This entry is part 4 of 32 in the series Still Standing

As parents who have adopted children, an important question we continually face is how do I talk to my adopted kids about their birth family? How Do I Talk to My Adopted Kids About Their Birth Family?|The Holy Mess

If a child comes from a birth family situation that was not ideal, included drugs, alcohol, dysfunction, or abuse, these conversations are tricky.

I’m not here to judge birth families. Look, all families have dysfunction.

The goal is to consider what is best for the child, and this child may be emotionally in limbo between two worlds. The child might wonder about and long for his birth family. (Not all children, but many do.)

Adoptive parents wonder:

  • When do we tell a child about his past? What are the signs that the time is right?
  • How much do we reveal?
  • How do we do it?
  • How do I honor his birth family yet share honestly?

There are parts of our children’s history that are everyday aspects of life. We talk about adoption on a daily basis. We talk about birth moms and adoption days. These are always open for discussion. Sometimes my kids bring up the topic. Sometimes I bring it up.

Other areas are not ones I tend to bring up, but I would gladly talk about should my kids ask. Specific questions about birth parents, family history, and previous visits are topics that come to mind.

Generally, I have believed that honesty is the best policy. I want my children to believe that:

  1. Mom tells me the truth.
  2. It’s safe to talk to mom about these topics. (By “safe” I mean, mom won’t crumble into a puddle of sadness when they bring up the topic. While I feel it’s fine to share my own emotions on a basic level, if I’m a total mess, I know they won’t feel safe sharing anymore.

Both of our adopted sons have a history that is significant. For their sake, I am not going to disclose full details here.

I believe his history is his-story and belongs to him.

Regardless, what happened to each of my sons before they came to our home is serious, it’s preverbal, and it’s real.

His History is His-Story

I believe the body holds memories. This is beyond what I can fully comprehend, but while I know each of my sons didn’t know what happened to him, I believe a part of him knew on some deepest core level.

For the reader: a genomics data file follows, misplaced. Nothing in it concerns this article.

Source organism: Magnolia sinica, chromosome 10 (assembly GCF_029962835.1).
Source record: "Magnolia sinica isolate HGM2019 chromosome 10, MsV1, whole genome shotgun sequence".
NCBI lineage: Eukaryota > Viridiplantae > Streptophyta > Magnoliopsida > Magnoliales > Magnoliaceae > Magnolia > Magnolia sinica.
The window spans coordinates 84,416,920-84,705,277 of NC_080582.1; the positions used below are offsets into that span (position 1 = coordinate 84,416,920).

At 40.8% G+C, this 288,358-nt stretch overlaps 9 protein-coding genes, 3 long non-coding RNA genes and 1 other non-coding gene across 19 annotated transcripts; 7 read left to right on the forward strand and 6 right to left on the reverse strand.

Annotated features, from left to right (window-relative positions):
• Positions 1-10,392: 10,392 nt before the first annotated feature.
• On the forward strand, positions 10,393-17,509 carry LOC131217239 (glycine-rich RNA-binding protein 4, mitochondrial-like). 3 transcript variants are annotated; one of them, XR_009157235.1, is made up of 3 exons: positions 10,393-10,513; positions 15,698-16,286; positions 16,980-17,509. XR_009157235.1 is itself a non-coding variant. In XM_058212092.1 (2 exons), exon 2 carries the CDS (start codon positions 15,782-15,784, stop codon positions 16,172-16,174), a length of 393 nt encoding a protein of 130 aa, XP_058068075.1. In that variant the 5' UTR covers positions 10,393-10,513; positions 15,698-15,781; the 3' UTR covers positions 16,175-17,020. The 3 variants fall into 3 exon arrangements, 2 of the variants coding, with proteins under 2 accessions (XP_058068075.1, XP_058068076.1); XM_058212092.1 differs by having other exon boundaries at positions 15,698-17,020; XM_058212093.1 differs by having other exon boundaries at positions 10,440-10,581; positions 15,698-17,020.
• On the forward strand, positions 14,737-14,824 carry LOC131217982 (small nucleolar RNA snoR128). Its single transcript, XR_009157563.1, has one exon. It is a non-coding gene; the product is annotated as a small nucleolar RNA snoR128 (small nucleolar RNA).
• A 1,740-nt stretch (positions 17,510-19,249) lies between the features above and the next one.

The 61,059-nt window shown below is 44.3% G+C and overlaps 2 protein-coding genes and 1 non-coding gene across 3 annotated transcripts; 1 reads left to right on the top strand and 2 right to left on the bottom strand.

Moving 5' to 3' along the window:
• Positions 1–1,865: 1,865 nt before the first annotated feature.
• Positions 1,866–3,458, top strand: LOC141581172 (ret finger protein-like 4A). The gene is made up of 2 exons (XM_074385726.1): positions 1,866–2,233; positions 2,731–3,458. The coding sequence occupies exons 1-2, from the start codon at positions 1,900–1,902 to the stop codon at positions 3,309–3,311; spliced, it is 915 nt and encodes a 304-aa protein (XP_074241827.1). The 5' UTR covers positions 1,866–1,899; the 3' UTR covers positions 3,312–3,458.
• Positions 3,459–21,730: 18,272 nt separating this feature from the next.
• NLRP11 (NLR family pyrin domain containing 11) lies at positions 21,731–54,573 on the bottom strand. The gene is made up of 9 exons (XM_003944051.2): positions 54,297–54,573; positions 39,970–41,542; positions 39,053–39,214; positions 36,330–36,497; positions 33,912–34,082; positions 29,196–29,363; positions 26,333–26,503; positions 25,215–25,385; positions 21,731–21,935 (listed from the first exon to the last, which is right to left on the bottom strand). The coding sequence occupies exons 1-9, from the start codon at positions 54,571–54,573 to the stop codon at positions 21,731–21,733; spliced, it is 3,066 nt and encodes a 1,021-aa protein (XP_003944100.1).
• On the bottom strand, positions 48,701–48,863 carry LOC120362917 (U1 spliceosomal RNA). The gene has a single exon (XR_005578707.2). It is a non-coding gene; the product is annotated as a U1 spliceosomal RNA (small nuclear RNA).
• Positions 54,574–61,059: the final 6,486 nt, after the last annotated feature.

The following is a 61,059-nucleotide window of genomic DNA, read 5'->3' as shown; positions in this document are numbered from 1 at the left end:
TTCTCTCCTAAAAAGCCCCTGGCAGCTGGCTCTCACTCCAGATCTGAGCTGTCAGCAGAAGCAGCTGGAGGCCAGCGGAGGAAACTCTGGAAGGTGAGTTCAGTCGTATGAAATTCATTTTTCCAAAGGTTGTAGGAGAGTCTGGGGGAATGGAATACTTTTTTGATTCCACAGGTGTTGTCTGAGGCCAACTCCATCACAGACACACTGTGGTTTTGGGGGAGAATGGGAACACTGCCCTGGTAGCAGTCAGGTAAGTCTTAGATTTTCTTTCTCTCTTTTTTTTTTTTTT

These experiences had changed their brains, their processes, and their beliefs about themselves.

I once had a therapist suggest to me that we never tell our sons about their history. After all, what purpose would it serve? It would only upset them and could cause such emotional pain.

I hear the theory behind this, but this had never sat right with me.

A child’s history is his history. It belongs to him. I don’t feel I have a right to hold onto something so vital about him — or withhold it from him — even if I feel it’s for his own good.

So I’ve always believed we would fully disclose all we know to each of them when the time was right.

When to Share?

Yet when is the time right?

I think I had this idea in my mind that we would tell each of them someday when the boys were 18 years old or so.

I know I pictured us sitting in a therapist’s office somewhere, with a kind soul guiding us through this process. Each boy would of course be very upset, but would have the adult resources to handle this news of how he came to be in the foster care system, why he was removed from his birth family, and the things that happened in his past.

Realistic? No, probably not.

Not Perfect

We’ve been careful to be respectful when speaking about birth parents in our home.

I show respect to the families who gave our children life.

But I might have also taken this too far. The truth is that our kids came to us as foster children for a reason, and the reasons are not good.

If we are not truthful, how will our kids understand how they came to be where they are in life?

Talking about these things is painful, but it’s true, and the truth is better than pretending.

As our children get older, the time has come to discuss the tougher realities of their birth histories.

A Decision

May, 2015

Still, I had not in any way, shape, or form planned to tell my son about these most serious issues from his past when he is 10 years old.

My son’s behaviors continue to increase. We are seeing a new therapist, and one of his first suggestions is that Mike and I consider disclosing to our son the full truth of his birth history.

A part of me is taken aback at the thought of this, but another part of me is ready to do it as soon as possible. Maybe I am seeking something — anything — that can potentially help my child’s behavior.

We know the behaviors will surely get worse for a time, but we think maybe then he will get better with the right therapy.

Is full disclosure now the right timing? Generally, secrets in therapy aren’t good, and as our son is getting older, the likelihood of him discovering information on his own is possible, and we don’t want that.

Mike and I go home to think about it and pray over it, but we both know we will probably share with him soon.

Still Standing

Bible Verse

Only let your manner of life be worthy of the gospel of Christ, so that whether I come and see you or am absent, I may hear of you that you are standing firm in one spirit, with one mind striving side by side for the faith of the gospel,

Philippians 1:27How Do I Talk to My Adopted Kids About Their Birth Family?|The Holy Mess

Journal Prompt

How might you use your life experiences to be a witness to others?

Resources


Other Books for Children About Adoption
The Family Book by Todd Parr
The Day We Met You by Phoebe Koehler
“A” is for Adopted by Elieen Tucker Cosby
All Families are Different by Sol Gordon
All Families are Different by Nina Pellegrini

Yes, I’m Adopted!

 

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